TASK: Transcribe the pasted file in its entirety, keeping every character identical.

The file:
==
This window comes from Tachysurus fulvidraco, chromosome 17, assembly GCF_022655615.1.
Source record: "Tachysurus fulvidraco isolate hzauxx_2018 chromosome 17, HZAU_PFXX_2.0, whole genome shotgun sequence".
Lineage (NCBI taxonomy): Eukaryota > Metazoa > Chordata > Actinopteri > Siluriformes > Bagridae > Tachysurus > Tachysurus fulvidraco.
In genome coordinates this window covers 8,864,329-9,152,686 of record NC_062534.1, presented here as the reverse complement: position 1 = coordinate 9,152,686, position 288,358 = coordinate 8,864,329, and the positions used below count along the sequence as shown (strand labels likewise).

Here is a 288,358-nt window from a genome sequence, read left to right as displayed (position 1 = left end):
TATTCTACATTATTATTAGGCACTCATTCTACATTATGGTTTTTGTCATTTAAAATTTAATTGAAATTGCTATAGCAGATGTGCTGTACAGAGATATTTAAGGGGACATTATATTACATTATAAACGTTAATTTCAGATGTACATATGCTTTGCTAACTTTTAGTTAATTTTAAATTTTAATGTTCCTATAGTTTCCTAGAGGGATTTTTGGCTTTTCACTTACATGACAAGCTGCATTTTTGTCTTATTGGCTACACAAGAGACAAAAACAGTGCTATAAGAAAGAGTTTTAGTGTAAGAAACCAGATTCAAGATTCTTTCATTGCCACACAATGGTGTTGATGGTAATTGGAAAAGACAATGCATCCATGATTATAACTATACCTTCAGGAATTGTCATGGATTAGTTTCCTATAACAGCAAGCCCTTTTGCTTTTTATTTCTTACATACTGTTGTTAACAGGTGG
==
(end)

This window comes from Tachysurus fulvidraco, chromosome 17, assembly GCF_022655615.1.
Source record: "Tachysurus fulvidraco isolate hzauxx_2018 chromosome 17, HZAU_PFXX_2.0, whole genome shotgun sequence".
Lineage (NCBI taxonomy): Eukaryota > Metazoa > Chordata > Actinopteri > Siluriformes > Bagridae > Tachysurus > Tachysurus fulvidraco.
In genome coordinates this window covers 8,864,329-9,152,686 of record NC_062534.1, presented here as the reverse complement: position 1 = coordinate 9,152,686, position 288,358 = coordinate 8,864,329, and the positions used below count along the sequence as shown (strand labels likewise).

Here is a 288,358-nt window from a genome sequence, read left to right as displayed (position 1 = left end):
TATTCTACATTATTATTAGGCACTCATTCTACATTATGGTTTTTGTCATTTAAAATTTAATTGAAATTGCTATAGCAGATGTGCTGTACAGAGATATTTAAGGGGACATTATATTACATTATAAACGTTAATTTCAGATGTACATATGCTTTGCTAACTTTTAGTTAATTTTAAATTTTAATGTTCCTATAGTTTCCTAGAGGGATTTTTGGCTTTTCACTTACATGACAAGCTGCATTTTTGTCTTATTGGCTACACAAGAGACAAAAACAGTGCTATAAGAAAGAGTTTTAGTGTAAGAAACCAGATTCAAGATTCTTTCATTGCCACACAATGGTGTTGATGGTAATTGGAAAAGACAATGCATCCATGATTATAACTATACCTTCAGGAATTGTCATGGATTAGTTTCCTATAACAGCAAGCCCTTTTGCTTTTTATTTCTTACATACTGTTGTTAACAGGTGG